High temp patch for instahot tank

My 3 1/2 year old Insinkerator insta-hot water dispenser (model H770) sprang a leak in the plastic case. I can't even see the crack but a soap water bubble test while pressurizing the tank shows it is there. It seems to be near or along a 'rib' of the plastic tank.
Can anyone suggest an easily available high temp, waterproof glue or patch material to try a repair? It's hard plastic and obviously stays quite hot all the time with 190+ degree water in it.
I see the newer models have a stainless steel tank. The company says it is to stay competitive. I wonder if that's the real reason.
Thanks for any repair suggestions before having to purchase a new one.
Joy
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replace it.
1: it's an unknown plastic, and without knowing the composition, any patching material is just a guess. there are plastics that nothing sticks to
2: what would be the cost to you if it splits and continues running in your house whilst you're out?
regards, charlie cave creek, az
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You could repair it with a fiberglass epoxy composite patch, but the materials and techniques are far beyond the average DIY capabilities. The common sense recourse is to eliminate your stress by replacing the failed unit. Almost a no-brainer considering the new design is better suited to the job. HTH
Joe
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Joy wrote:

I'd say you'd be miles ahead replacing it.
If one crack developed over time, who's to say another one won't occur a couple of months after you spend all sorts of time patching the present one.
I just replaced our kithen sink's Insinkerator Insta-Hot when I noticed a wet spot on the cabinet floor beneath it. That bugger had served us faithfully for at least 21 years.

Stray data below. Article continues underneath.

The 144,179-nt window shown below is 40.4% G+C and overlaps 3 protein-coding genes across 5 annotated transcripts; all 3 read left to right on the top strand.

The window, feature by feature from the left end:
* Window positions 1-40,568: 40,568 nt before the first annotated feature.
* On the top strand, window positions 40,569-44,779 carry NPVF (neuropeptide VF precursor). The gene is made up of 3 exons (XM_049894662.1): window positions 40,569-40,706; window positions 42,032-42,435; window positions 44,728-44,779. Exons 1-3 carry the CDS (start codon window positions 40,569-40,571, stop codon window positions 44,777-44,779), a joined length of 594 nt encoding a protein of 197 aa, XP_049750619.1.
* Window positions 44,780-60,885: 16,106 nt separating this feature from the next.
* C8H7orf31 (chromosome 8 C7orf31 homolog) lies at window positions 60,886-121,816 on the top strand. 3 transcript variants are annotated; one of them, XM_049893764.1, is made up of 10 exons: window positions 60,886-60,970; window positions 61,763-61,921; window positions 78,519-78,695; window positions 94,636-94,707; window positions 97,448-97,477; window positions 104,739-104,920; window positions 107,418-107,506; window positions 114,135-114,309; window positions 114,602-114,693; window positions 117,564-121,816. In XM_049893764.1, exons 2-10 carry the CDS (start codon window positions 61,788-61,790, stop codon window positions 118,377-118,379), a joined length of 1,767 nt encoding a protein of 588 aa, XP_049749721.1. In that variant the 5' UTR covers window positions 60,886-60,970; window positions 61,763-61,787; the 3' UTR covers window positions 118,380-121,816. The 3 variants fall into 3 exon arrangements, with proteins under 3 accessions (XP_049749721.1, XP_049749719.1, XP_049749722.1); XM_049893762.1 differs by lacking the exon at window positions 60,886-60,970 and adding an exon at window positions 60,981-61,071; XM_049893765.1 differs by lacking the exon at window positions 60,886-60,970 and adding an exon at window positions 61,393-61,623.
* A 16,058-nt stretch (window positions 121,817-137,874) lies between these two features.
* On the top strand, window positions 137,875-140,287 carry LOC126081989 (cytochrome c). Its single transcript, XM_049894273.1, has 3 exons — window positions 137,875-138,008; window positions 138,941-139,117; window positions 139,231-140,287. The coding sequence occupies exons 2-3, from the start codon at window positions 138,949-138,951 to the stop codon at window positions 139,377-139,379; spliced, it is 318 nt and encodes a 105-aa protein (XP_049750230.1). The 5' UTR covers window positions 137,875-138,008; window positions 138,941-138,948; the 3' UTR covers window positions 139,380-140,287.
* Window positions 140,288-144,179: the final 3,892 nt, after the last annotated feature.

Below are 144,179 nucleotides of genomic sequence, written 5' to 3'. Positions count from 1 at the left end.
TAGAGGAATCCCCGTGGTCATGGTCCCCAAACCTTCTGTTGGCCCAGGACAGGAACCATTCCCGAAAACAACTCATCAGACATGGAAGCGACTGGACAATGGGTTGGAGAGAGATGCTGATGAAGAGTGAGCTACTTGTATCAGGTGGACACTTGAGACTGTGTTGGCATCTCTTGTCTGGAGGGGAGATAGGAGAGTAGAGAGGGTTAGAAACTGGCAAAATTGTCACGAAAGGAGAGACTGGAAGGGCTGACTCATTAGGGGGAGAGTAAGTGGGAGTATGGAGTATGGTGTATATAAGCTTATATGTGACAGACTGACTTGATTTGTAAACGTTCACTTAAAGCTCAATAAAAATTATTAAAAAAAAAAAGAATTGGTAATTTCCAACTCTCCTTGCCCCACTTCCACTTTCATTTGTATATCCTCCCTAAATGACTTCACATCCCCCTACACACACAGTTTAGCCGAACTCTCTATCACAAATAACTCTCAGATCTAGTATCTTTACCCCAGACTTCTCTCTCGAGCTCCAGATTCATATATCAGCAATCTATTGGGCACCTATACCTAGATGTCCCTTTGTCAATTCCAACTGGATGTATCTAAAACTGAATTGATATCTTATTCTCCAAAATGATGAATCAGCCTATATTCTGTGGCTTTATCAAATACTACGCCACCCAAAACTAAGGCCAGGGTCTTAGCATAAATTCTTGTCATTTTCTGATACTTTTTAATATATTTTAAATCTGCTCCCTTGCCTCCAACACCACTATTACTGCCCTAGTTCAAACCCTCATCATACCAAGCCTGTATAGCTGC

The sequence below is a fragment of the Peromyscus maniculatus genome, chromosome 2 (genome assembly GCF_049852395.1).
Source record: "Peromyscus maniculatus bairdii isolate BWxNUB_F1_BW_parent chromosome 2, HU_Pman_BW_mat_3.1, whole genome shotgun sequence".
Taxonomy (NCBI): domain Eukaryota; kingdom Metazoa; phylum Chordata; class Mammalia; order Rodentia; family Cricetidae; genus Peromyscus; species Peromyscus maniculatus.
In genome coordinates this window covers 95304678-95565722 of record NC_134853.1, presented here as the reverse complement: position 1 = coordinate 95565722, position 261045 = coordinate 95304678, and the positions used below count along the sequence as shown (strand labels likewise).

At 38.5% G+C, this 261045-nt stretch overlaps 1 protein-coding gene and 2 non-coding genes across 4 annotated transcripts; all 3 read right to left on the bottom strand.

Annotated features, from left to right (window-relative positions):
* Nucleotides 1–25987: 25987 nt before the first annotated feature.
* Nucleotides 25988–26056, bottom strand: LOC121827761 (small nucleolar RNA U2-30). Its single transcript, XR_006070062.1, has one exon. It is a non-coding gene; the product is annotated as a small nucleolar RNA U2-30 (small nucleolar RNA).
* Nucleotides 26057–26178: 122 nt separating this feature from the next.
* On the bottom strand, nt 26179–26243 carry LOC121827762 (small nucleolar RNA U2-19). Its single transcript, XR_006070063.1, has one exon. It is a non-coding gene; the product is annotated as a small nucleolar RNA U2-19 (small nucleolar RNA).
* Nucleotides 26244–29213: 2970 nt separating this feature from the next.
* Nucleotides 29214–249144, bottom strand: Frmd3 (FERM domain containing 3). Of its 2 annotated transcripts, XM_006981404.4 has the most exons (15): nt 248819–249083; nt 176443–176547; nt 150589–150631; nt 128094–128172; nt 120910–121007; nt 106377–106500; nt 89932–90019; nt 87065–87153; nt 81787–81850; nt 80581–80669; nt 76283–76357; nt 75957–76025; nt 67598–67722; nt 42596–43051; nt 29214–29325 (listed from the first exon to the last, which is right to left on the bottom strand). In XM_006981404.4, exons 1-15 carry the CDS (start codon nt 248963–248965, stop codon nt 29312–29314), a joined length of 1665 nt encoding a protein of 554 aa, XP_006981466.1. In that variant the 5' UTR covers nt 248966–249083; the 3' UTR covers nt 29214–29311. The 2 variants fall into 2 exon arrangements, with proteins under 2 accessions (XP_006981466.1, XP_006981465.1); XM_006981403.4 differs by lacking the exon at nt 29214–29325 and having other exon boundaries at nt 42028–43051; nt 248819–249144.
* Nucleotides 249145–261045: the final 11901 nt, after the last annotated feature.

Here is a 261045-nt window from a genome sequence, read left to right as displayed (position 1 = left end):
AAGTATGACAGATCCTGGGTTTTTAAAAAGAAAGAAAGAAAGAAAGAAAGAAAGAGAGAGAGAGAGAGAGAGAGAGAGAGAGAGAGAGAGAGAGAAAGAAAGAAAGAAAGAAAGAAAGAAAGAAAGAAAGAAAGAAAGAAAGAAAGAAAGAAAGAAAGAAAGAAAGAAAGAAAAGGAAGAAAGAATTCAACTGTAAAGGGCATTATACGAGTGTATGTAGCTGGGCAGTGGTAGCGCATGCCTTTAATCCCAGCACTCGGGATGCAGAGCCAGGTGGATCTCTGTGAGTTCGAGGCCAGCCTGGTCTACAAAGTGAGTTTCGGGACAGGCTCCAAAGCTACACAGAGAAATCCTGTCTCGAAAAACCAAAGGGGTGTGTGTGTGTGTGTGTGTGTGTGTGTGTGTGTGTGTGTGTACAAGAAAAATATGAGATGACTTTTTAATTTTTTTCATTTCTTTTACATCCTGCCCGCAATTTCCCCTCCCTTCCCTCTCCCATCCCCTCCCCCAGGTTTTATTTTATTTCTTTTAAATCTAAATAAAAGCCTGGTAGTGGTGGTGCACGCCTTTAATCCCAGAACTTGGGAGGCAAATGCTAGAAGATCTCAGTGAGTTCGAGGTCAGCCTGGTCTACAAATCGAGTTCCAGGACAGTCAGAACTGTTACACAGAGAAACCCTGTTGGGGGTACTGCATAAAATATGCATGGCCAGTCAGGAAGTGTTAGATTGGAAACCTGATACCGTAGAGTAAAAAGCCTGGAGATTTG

I couldn't resist opening the old one up before I chucked it to see how badly shot it was. It had a copper tank in it, so they must have switched to plastic at some time after ours was made and then went over to stainless steel, maybe because of too many problems with the plastic ones.
Jeff
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Jeffry Wisnia
(W1BSV + Brass Rat \'57 EE)
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wrote:

Thanks, everyone. All good advice. Especially the comment about springing more leaks after the first one was repaired.
Also interesting (VERY interesting) about the copper tank then the plastic then the steel one. They will never admit to a problem but I'm wondering...
I ordered a new one. At least they gave me a better price than I could find anywhere else. (After all, it was under four years old!) I was hoping to fix and reuse the old one somewhere, some how, but you are all wiser than I so I am going to listen to your good advice and toss it.
Thanks
Joy
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Joy, It seems that you too are wiser now. If not, you can always keep this in mind............. "Joy patches her "insta-blah-blah water heater" with the newest possible space age polymer bonding material. She stands back in amazement and pats herself on the back at how wonderful of a job she has done all on her own. She brags about it to her co-workers the next day at work. On Sunday she tells all of her church members how well she did. She even tells her friends and relatives how easily it was and how proud she was of herself. One month later she leaves for a 2 week vacation to (California, Florida, Bahamahs, Europe, etc). Ater 2 weeks she returns home to find her entire basement flooded, her kitchen sprayed with water, drywall falling off the studs, ceilings caved in and water running out the doors and window sills. NOW, how much did you save on that epoxy repair? Bubba
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